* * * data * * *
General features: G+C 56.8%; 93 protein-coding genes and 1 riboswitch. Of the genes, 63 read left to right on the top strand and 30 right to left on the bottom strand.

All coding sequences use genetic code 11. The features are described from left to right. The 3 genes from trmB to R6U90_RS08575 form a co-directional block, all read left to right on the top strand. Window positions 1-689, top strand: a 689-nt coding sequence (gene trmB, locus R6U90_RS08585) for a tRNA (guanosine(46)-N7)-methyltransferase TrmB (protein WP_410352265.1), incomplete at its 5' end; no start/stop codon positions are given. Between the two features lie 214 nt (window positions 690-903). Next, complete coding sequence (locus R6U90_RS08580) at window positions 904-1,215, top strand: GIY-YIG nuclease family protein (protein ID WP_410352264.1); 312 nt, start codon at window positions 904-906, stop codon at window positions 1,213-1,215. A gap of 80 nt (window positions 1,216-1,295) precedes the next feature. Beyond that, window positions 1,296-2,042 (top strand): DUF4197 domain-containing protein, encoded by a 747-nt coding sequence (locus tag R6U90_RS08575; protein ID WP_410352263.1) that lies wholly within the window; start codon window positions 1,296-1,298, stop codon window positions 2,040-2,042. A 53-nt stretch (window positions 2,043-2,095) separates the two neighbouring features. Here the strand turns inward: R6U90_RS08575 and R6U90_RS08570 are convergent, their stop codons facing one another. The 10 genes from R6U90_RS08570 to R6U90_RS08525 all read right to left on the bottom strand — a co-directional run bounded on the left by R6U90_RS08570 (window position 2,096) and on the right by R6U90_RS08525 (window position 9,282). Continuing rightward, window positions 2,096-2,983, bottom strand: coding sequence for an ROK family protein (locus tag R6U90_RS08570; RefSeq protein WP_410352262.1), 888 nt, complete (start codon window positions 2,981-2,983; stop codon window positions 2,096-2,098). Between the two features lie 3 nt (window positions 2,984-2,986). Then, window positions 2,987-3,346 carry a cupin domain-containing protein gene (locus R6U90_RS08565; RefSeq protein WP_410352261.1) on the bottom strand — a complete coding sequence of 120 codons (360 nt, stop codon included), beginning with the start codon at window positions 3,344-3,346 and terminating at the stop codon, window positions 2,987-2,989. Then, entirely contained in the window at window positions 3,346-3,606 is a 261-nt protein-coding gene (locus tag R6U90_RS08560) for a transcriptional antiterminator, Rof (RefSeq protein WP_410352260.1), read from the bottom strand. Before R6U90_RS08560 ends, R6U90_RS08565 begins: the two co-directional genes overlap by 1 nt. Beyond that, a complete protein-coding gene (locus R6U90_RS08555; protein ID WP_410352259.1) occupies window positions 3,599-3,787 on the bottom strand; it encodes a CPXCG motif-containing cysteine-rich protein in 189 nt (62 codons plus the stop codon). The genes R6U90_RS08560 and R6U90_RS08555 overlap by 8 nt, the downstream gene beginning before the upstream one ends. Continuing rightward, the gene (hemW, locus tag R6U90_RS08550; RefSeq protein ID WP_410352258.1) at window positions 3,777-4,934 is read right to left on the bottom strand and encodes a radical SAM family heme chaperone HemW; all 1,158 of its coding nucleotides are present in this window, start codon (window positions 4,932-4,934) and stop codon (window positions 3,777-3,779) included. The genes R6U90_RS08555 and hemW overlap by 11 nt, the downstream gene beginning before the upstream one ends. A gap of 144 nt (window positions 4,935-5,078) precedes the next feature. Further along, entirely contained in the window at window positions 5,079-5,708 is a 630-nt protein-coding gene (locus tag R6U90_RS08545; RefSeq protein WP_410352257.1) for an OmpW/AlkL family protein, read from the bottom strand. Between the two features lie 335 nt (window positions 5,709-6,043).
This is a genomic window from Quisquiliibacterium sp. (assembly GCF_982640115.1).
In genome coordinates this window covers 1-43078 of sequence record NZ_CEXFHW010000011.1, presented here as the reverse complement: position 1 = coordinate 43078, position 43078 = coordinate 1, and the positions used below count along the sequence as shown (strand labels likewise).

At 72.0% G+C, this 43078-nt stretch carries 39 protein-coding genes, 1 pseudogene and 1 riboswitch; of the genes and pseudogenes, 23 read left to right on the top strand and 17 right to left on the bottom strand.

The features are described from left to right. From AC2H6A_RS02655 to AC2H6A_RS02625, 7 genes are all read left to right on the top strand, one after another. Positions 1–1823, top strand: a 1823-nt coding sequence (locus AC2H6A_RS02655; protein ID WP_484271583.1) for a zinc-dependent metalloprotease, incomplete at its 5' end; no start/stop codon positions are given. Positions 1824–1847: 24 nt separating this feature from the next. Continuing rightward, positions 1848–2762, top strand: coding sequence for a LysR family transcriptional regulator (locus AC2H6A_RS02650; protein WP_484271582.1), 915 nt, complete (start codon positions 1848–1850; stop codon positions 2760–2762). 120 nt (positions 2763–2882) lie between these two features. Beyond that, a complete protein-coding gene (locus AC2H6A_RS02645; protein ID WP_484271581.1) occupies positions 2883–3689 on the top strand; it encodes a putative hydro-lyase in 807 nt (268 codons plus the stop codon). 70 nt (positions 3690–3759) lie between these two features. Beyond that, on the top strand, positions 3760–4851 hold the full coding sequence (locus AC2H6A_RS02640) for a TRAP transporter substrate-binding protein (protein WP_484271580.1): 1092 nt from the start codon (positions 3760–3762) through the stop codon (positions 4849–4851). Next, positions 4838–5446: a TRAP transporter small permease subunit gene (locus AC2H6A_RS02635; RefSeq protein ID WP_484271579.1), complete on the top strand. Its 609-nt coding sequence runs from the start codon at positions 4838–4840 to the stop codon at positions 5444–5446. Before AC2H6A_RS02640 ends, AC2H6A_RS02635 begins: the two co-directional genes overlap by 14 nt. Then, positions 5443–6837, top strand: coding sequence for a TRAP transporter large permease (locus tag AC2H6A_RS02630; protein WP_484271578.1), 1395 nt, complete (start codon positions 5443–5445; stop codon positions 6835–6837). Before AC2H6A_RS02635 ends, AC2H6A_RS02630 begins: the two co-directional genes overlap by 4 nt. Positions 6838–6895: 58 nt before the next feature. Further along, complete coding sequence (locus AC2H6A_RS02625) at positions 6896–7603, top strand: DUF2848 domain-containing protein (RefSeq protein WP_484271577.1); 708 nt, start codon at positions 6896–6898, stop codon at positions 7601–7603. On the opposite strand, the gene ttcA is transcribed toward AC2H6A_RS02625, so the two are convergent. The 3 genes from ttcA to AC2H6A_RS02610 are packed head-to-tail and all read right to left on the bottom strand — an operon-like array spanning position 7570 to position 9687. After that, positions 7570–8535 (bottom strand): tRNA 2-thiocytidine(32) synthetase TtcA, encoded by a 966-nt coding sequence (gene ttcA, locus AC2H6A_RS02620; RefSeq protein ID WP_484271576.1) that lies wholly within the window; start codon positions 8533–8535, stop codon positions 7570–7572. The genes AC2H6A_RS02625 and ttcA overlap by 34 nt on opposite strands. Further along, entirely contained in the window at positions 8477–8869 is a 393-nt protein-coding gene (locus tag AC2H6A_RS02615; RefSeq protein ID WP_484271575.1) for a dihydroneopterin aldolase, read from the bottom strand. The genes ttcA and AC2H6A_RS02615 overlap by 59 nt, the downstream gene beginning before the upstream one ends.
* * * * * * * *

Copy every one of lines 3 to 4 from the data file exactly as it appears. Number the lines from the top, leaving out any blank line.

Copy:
This is a genomic window from Quisquiliibacterium sp. (assembly GCF_982640115.1).
In genome coordinates this window covers 1-43078 of sequence record NZ_CEXFHW010000011.1, presented here as the reverse complement: position 1 = coordinate 43078, position 43078 = coordinate 1, and the positions used below count along the sequence as shown (strand labels likewise).